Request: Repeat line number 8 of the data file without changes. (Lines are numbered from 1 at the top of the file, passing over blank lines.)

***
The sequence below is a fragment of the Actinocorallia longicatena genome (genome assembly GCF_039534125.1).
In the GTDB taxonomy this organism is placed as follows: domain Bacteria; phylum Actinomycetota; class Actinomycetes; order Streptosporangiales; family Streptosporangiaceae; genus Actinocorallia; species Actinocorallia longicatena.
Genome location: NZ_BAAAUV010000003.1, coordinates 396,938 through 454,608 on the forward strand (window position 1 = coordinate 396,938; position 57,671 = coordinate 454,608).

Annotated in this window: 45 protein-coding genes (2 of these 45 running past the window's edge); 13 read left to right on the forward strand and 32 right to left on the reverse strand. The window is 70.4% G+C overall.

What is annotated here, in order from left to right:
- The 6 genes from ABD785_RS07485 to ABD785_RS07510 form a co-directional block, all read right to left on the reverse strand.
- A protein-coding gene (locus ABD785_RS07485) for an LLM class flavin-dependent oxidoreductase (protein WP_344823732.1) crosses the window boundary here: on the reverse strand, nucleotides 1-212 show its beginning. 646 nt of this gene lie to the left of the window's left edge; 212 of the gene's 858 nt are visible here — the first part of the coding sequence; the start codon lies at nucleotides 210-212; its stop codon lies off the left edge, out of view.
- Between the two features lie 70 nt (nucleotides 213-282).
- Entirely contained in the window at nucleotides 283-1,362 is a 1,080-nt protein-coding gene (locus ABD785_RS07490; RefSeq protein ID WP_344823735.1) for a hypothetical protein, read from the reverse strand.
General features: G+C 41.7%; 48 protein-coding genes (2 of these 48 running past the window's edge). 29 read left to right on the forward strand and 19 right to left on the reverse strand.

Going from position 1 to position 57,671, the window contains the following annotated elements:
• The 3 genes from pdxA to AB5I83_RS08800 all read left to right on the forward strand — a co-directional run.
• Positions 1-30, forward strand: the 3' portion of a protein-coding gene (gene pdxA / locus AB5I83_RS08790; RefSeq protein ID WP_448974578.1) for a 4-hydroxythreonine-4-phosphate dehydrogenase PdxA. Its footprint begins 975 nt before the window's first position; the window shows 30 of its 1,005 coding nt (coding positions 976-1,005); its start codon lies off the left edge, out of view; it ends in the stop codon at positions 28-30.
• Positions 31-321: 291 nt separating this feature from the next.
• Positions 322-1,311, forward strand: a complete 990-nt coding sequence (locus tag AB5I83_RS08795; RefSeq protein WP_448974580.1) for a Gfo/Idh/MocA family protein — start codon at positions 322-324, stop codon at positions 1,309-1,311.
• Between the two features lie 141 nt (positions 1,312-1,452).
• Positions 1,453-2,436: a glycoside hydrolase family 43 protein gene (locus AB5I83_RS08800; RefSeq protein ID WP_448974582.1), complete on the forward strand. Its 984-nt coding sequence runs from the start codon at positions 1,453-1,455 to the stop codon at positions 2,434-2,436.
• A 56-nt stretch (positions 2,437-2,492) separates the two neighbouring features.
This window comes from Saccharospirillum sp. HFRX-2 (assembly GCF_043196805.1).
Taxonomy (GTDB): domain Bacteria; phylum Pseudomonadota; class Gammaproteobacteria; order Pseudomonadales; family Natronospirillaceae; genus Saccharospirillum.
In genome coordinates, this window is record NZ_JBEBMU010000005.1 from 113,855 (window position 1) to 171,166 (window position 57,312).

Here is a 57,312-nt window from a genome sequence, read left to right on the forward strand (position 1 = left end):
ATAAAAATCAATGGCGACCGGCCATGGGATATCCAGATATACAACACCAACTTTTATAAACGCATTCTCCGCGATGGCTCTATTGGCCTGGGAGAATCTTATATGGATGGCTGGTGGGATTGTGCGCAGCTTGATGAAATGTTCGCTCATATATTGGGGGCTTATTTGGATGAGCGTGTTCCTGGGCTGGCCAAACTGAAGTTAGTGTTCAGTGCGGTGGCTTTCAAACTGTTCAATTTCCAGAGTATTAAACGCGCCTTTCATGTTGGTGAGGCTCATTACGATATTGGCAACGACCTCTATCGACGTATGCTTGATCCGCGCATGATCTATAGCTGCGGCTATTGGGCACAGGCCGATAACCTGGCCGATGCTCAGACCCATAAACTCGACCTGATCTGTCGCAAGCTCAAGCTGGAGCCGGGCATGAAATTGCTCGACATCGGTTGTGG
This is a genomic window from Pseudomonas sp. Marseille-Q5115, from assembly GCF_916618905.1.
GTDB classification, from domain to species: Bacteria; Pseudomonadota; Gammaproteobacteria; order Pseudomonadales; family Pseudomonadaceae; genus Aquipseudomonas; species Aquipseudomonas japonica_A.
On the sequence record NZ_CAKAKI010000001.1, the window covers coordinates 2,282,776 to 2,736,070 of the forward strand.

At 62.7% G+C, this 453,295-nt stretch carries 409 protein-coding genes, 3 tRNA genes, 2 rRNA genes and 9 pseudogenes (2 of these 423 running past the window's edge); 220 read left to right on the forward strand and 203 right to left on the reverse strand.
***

- Between the two features lie 70 nt (nucleotides 213-282).